The decision by EU transport ministers aims to kick-start the five-year development phase of the SESAR project – the technological component of bloc's 'Single Sky' programme – in a bid to provide a more modern, efficient, safer and greener air traffic management system.
European airlines welcomed the move, saying European ATM inefficiency was estimated to cost the airline industry €5 billion a year – "an unaffordable figure at the best of times and a crippling burden during the ongoing industry crisis," according to Peter Hartman, CEO of KLM Royal Dutch Airlines and current chairman of the Association of European Airlines (AEA).
He added that the amount of CO2 emissions which could be avoided by an efficient system was "a staggering 16 million tonnes annually, a huge step towards the industry's environmental objective of carbon-neutral growth".
Speaking at a seminar organised by the Commission on 8 October, EU Transport Commissioner Antonio Tajani had underscored the urgency of updating Europe's air control system "first and foremost for the wellbeing of our citizens," but also as a means of cutting airlines' fuel bills and preserving the environment by reducing emissions.
"We cannot accept any delay in the adoption of the [single sky] package," he stressed, adding that ever-growing air transport demand had "completely overwhelmed" the current system.
The aim of the second package, presented by the Commission in July, is to speed up implementation of the single sky, notably by setting a binding target date of 2012 for member states to establish cross-border cooperation by setting up so-called 'functional airspace blocks' (FABs ). Under this scheme – already established under the first package of single sky legislation – two or more countries can agree to integrate their upper airspace and designate a single service provider to control air traffic in that block.
Parliament to seek more ambition on single sky
But, speaking at the same conference, French Socialist MEP Gilles Savary, who is also vice president of the European Parliament's transport committee, immediately highlighted MEPs' concerns that the Commission had failed to move away from its "bottom-up" approach, whereby it is left to member states to decide on how to restructure.
"The European Parliament considers that the 'bottom-up' approach has not worked and […] questions the legitimacy of a second package based on this same base," said Savary.
According to him, sensitive issues such as sovereignty, the evaluation of progress on FABs and the introduction of penalties mean that the dossier "will lead to in-depth debate" and may not be agreed in first reading.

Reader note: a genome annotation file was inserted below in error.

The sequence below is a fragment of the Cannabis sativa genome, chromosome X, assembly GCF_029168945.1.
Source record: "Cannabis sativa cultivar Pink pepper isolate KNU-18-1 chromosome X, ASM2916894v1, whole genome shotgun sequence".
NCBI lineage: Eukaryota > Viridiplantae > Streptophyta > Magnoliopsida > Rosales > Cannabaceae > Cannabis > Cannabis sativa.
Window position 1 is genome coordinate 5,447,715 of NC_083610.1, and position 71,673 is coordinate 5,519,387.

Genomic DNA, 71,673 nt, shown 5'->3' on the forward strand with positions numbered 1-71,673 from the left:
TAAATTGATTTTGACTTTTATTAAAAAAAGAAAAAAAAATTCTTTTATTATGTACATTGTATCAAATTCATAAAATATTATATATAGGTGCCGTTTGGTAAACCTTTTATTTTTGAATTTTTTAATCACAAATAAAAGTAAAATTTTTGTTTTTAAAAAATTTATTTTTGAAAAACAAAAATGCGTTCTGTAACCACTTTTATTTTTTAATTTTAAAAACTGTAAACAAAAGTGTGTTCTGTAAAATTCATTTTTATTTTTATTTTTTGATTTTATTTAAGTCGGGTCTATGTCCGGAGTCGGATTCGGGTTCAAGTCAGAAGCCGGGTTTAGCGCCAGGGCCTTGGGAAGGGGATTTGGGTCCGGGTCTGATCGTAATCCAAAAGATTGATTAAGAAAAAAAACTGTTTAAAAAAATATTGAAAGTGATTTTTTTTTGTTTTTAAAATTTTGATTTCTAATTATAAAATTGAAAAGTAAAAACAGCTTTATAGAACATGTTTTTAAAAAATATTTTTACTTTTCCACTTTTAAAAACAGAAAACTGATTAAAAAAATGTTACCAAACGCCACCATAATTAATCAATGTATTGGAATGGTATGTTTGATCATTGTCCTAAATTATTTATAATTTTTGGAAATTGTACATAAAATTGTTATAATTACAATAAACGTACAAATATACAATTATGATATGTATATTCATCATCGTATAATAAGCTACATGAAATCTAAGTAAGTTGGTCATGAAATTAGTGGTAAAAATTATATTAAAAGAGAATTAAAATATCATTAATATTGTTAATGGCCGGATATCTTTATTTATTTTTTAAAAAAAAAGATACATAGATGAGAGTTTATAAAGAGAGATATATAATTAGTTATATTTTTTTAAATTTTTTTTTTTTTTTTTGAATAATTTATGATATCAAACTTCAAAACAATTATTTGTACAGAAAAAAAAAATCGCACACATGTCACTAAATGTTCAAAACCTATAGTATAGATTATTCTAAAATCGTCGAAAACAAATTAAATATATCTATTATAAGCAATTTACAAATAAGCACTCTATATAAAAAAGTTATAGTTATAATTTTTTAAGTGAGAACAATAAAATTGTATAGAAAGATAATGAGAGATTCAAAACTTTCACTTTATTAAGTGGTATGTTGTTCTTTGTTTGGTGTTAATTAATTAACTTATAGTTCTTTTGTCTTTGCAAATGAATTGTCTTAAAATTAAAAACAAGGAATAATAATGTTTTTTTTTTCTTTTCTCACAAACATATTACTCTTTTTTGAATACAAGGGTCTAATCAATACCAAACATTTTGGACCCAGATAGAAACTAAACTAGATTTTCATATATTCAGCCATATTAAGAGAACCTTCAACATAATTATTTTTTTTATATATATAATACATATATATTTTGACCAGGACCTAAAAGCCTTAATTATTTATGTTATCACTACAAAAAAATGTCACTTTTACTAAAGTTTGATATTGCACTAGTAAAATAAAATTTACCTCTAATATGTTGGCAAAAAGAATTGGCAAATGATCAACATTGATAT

But airlines and airports are pleading with the EU to move the dossier forward as soon as possible. The current situation represents a "Europe-wide problem with only losers," stressed the AEA's Hartman.
Airline fury over emissions trading plans
The industry further lashed out at the EU for having taken so much time to implement SES in the first place, saying discussions had been ongoing since the 1960s whereas "it took us only one and a half years to create a European Trading Scheme for aviation".
According to Hartman, the benefits of including aviation in the EU's cap-and-trade system for CO2 emissions will have only a "questionable impact" on the environment, while the SES would bring "demonstrable benefits". What's more, he stressed: "Without the Single Sky, we would be required to buy permits for the fuel we waste flying zigzag routings and holding patterns caused by airspace inefficiencies."
The industry thus lambasted the European Parliament's environment committee for having voted in favour of proposals that would force airlines to pay for 20% of their pollution permits after 2013 – a figure that would rise each year until full auctioning in 2020. Other industries will only have to pay for 15% initially.
"These latest amendments to the ETS no longer treat aviation as 'just another industry' – they actually actively seek to bully it," commented Airports Council International (ACI Europe) Director General Olivier Jankovec. ACI Europe spokesman Robert O'Meara told EurActiv the industry was "startled" by the vote, which was in total contradiction with earlier plans to include aviation in the ETS (EurActiv 09/07/08).
"We have the impression that some MEPs are so dogmatic that they have lost touch with reality," said AEA Secretary General Ulrich Schulte-Strathaus, pointing to the major impact that the financial crisis and soaring oil prices were already having on the airline industry.
EU to push for third-country participation in ETS
But transport ministers yesterday confirmed that "despite the unfavourable conjuncture linked to the raise in fuel prices, aviation sector growth will likely be higher than the rate of emission reductions resulting from technological performances". An emissions trading scheme is therefore "justified". Nevertheless, they called on the Commission to press countries outside the EU to participate in the ETS in a bid to create a more level playing field for European airlines.